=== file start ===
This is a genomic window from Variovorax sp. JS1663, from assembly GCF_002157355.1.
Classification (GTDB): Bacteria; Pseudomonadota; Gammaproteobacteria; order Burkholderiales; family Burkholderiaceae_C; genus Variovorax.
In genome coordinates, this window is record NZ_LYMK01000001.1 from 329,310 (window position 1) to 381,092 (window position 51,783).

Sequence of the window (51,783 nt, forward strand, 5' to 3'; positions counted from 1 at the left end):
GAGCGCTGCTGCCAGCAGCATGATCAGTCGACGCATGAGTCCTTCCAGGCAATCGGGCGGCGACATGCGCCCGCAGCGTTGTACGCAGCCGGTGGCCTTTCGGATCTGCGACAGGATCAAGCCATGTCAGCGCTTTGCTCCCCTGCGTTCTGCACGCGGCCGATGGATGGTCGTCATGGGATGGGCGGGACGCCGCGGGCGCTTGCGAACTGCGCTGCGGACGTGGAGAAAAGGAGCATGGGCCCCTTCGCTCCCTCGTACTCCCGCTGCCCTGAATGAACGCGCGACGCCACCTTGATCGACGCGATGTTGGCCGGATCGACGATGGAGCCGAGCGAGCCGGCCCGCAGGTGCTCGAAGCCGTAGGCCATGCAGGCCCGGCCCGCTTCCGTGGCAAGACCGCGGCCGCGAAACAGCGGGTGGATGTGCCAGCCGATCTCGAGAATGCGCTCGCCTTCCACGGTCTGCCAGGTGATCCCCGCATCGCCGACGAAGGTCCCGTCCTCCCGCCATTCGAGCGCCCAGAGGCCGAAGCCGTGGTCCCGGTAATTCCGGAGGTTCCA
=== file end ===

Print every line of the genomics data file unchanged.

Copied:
This is a genomic window from Variovorax sp. JS1663, from assembly GCF_002157355.1.
Classification (GTDB): Bacteria; Pseudomonadota; Gammaproteobacteria; order Burkholderiales; family Burkholderiaceae_C; genus Variovorax.
In genome coordinates, this window is record NZ_LYMK01000001.1 from 329,310 (window position 1) to 381,092 (window position 51,783).

Sequence of the window (51,783 nt, forward strand, 5' to 3'; positions counted from 1 at the left end):
GAGCGCTGCTGCCAGCAGCATGATCAGTCGACGCATGAGTCCTTCCAGGCAATCGGGCGGCGACATGCGCCCGCAGCGTTGTACGCAGCCGGTGGCCTTTCGGATCTGCGACAGGATCAAGCCATGTCAGCGCTTTGCTCCCCTGCGTTCTGCACGCGGCCGATGGATGGTCGTCATGGGATGGGCGGGACGCCGCGGGCGCTTGCGAACTGCGCTGCGGACGTGGAGAAAAGGAGCATGGGCCCCTTCGCTCCCTCGTACTCCCGCTGCCCTGAATGAACGCGCGACGCCACCTTGATCGACGCGATGTTGGCCGGATCGACGATGGAGCCGAGCGAGCCGGCCCGCAGGTGCTCGAAGCCGTAGGCCATGCAGGCCCGGCCCGCTTCCGTGGCAAGACCGCGGCCGCGAAACAGCGGGTGGATGTGCCAGCCGATCTCGAGAATGCGCTCGCCTTCCACGGTCTGCCAGGTGATCCCCGCATCGCCGACGAAGGTCCCGTCCTCCCGCCATTCGAGCGCCCAGAGGCCGAAGCCGTGGTCCCGGTAATTCCGGAGGTTCCA